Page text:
Observe the adult and child reading unfamiliar books.
As the book is read, if the child does not spontaneously point out aspects being read in the pictures, the adult asks questions (e.g., “Goldilocks is in the bear’s kitchen. What do you think she will find?”)
The child determines what a story is about from just looking at the pictures. He analyzes the characters, actions, and locations in pictures and relates them to the text.
Encourage early childhood educators and parents to discuss the pictures and what is in them. They can help children develop visual scanning, analytic, and prediction skills. For example, after reading a page and talking about the content of the picture, the adult can ask, “What do you think will happen on the next page?” This helps children think about the effects of the actions that have already occurred in the book and determine possible options.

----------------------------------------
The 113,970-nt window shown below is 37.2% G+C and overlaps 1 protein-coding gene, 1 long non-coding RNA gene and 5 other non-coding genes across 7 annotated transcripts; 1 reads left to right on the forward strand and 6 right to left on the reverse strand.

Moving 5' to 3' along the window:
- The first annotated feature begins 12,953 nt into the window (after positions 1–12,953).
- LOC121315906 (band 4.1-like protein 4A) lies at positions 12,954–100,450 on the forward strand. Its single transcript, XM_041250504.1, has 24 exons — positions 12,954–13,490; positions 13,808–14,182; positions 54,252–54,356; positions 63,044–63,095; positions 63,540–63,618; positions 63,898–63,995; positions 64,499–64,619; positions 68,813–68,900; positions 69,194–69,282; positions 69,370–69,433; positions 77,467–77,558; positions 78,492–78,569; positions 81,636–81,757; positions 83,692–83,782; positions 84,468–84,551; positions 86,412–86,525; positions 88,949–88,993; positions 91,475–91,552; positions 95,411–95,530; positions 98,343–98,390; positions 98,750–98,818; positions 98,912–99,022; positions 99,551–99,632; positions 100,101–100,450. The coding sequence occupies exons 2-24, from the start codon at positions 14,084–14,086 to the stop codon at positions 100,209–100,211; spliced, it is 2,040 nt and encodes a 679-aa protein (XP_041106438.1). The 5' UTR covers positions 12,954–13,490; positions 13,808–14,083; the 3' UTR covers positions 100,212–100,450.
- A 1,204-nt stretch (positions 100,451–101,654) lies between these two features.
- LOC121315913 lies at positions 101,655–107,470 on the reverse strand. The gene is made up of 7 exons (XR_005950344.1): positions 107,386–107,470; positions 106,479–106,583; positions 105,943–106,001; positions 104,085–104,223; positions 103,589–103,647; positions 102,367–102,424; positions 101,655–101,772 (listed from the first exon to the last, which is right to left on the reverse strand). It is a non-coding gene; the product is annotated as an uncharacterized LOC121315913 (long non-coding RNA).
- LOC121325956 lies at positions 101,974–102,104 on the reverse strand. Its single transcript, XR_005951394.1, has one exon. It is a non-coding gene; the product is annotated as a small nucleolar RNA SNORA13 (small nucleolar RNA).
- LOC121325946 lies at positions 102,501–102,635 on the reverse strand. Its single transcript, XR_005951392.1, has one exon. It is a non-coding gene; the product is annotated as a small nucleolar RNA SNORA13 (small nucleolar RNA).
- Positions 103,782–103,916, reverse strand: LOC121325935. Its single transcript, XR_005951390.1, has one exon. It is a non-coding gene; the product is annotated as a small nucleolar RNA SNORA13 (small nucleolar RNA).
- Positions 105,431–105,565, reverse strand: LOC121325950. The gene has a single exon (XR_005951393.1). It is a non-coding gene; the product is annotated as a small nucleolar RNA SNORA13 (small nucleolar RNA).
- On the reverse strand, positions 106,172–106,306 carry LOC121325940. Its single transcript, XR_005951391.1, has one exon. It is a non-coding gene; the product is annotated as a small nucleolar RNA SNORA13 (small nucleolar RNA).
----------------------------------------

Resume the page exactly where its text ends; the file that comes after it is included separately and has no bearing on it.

North Carolina Department of Public Instruction, 2015
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